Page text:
Thanks for the Proustian rush, Roger.

Manhattan's Loveliest 'Ghost': the abandoned 1904 City Hall subway station

Even in a city as densely populated and widely photographed and palimpsestically overwritten as Manhattan, there remain places of breathtaking beauty that are almost unknown. Take, for example, the 1904 City Hall subway station, a closed 'ghost station' since 1945. It is the work of master builder Rafael Guastavino, now the subject of an exhibition at the Museum of the City of New York. Martin Filler has written a beautifully illustrated article about the exhibition on the New York Review blog.

Wednesday, April 2, 2014

Curley's Glove: Interpreting a Sexual Symbol in Steinbeck's OF MICE AND MEN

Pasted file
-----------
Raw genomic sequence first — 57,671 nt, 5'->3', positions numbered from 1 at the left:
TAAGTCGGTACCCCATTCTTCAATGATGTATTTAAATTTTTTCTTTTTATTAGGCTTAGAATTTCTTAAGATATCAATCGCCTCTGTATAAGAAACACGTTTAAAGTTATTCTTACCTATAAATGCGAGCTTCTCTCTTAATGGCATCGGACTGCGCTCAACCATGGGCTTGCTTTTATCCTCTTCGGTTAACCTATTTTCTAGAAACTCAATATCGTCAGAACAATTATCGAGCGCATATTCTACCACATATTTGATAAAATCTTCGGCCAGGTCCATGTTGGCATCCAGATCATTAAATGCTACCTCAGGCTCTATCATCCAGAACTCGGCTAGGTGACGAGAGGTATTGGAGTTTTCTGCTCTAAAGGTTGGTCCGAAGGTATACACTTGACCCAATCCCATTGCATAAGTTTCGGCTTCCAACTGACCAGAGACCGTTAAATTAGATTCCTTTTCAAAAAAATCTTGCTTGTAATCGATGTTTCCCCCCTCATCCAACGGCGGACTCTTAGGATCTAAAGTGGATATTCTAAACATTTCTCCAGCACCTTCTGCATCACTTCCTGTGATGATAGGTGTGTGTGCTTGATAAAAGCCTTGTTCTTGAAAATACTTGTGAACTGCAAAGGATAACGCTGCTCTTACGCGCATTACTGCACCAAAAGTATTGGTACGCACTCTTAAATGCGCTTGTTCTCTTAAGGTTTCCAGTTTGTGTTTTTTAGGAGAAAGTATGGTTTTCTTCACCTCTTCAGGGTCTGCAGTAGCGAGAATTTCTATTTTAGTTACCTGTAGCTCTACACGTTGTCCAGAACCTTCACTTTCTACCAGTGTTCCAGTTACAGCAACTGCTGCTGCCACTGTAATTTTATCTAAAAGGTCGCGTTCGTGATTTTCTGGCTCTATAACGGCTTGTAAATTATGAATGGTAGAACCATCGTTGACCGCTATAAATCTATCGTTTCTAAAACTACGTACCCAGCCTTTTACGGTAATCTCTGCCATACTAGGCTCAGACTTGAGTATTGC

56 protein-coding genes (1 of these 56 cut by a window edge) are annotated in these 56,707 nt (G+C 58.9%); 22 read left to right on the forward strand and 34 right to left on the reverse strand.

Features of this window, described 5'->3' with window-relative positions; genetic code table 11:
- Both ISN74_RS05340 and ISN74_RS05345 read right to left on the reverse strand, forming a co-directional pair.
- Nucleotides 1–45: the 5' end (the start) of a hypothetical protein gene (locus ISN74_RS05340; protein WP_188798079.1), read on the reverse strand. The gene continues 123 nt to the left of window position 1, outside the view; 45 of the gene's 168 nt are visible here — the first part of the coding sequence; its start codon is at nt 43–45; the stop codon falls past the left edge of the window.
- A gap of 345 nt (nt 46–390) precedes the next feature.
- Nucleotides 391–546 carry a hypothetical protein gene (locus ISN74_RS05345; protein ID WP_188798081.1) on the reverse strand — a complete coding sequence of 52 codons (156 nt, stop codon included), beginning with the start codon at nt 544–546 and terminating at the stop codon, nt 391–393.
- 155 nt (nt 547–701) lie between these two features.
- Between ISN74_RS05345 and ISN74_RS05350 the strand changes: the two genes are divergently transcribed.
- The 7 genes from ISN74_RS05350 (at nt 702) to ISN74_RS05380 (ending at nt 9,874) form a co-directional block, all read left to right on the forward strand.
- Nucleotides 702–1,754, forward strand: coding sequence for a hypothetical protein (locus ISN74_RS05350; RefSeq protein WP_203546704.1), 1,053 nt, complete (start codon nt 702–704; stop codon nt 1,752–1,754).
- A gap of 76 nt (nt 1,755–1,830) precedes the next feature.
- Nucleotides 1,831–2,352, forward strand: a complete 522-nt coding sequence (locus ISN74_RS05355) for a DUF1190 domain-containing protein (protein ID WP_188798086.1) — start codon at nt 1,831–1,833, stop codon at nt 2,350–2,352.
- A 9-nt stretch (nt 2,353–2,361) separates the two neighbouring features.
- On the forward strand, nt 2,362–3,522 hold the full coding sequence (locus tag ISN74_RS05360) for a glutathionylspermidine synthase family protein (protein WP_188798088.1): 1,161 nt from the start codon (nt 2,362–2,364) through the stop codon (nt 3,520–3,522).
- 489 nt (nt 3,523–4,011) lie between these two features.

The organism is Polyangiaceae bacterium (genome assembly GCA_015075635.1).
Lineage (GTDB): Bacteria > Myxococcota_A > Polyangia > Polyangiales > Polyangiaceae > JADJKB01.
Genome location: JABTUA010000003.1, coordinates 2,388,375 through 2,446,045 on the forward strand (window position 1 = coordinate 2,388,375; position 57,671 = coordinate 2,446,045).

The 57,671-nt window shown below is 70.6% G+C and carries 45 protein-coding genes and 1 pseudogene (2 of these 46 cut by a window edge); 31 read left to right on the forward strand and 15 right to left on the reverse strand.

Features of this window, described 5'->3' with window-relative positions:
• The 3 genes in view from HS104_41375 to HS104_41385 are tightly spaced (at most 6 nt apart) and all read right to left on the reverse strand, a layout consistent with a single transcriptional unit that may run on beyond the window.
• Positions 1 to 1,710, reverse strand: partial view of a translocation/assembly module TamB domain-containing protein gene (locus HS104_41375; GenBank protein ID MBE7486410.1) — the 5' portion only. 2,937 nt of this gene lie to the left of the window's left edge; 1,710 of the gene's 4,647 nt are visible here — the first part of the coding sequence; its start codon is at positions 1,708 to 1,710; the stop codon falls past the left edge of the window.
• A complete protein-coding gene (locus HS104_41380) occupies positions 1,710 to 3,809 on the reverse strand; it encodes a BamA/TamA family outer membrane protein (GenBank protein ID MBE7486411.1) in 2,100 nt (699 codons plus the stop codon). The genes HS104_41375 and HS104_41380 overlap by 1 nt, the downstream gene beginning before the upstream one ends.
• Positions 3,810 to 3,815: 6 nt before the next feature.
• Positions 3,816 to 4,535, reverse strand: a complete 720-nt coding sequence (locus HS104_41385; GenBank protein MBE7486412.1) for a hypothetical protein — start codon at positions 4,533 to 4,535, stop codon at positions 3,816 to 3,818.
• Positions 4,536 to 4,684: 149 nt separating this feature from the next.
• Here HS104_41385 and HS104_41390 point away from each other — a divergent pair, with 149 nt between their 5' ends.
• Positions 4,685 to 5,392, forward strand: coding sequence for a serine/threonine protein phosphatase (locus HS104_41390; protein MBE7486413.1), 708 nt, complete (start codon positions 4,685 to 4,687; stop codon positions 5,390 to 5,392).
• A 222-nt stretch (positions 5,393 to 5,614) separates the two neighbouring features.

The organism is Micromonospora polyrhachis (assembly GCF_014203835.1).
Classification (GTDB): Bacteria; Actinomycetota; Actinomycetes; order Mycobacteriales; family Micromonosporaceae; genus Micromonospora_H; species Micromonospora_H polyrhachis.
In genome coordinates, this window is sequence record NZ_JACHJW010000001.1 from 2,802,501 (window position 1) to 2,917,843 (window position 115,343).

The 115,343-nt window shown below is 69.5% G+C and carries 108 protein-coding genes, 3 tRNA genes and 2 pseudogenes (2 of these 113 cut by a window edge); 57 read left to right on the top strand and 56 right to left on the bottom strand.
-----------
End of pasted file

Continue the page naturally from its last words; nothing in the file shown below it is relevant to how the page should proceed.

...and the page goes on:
In addition to being a near-perfect novella with only two noticeable flaws (Steinbeck's sexist failure to characterize Curley's wife as anything other than a stereotypical Thirties 'bitch in heat' who spends much of the novel delivering Mae West and Jean Harlow lines (when not threatening to have people lynched) and his decision in the last chapter to ridiculously externalize Lennie's superego as the voices of Aunt Clara and a rabbit), Of Mice and Men is also a profoundly, even dogmatically, Freudian work. Sexuality plays just below the surface of virtually every page and frequently pops its phallic head above the waterline. Lennie's erotic fetishism, his ultimately fatal desire to touch fur and velvet, is a textbook example of a sexuality fixated in one of Freud's early, 'immature' stages, a retardation of erotic development that parallels Lennie's intellectual deficit. So Lennie's mouse, his puppy, the dress of the woman in Weed, and finally Curley's wife's hair, can all be understood as substitute objects for a libido that is socially forbidden discharge in the psychoanalytically approved orifice. This is a fairly easy interpretation, although it probably still flies over the heads of most high school students. (I was too immature to understand most of the novella's sexuality when forced to read it in high school.) A more difficult and original sexual symbol is introduced about 20 pages into the tale, when Candy tells George about Curley's "glove fulla Vaseline." How are we to understand this image? The standard, high school-approved interpretation is that Curley is keeping his hand soft so that he might more tenderly caress his lovely wife. This interpretation is, to put it bluntly, bullshit. Curley is a vile little son of a bitch who touches no one with tenderness, and his wife may be an even worse human being. No, the image is much more explicitly sexual, even pornographic, and it is immediately understood as such by George, who calls it "a dirty thing to tell around." To understand exactly what's so dirty about it, consider first the sexual symbolism of a hand in a glove. One need not be Viennese to see this as representing a penis in a vaginal caress. Next, add the ingredient of Vaseline, widely used in the Thirties and later as a lubricant in both heterosexual and homosexual intercourse. The two elements sum to an image of Curley's vaselined hand penetrating his wife's vagina. That's the "dirty thing" George sees in the image. Curley is 'fisting' her. Curley's glove is Steinbeck's version of Faulkner's corncob in Sanctuary. It's a symbol that eludes the literary censorship of its day by suggesting what could not be explicitly stated: just as Popeye raped Temple Drake with the notorious corncob because he could not sustain an erection, so Curley penetrates his wife's glovelike vagina with his lubricated hand because he, too, is impotent. Curley's impotence (at least with his wife) is the unspoken detail that lies at the root of his rage, which, we are told, has worsened since his recent marriage. It is also the cause of his wife's sexual frustration. As a one-dimensional 'bitch in heat,' she requires a real man with a working penis. Her search for the proper tool leads both to her demise and the death (much more tragic, from the author's point-of-view) of her final unfortunate object of desire. Curley's glove, redolent of fisting and impotence, may be the book's single most important symbol, the secret sexual key that unlocks the motivations of its most destructive characters.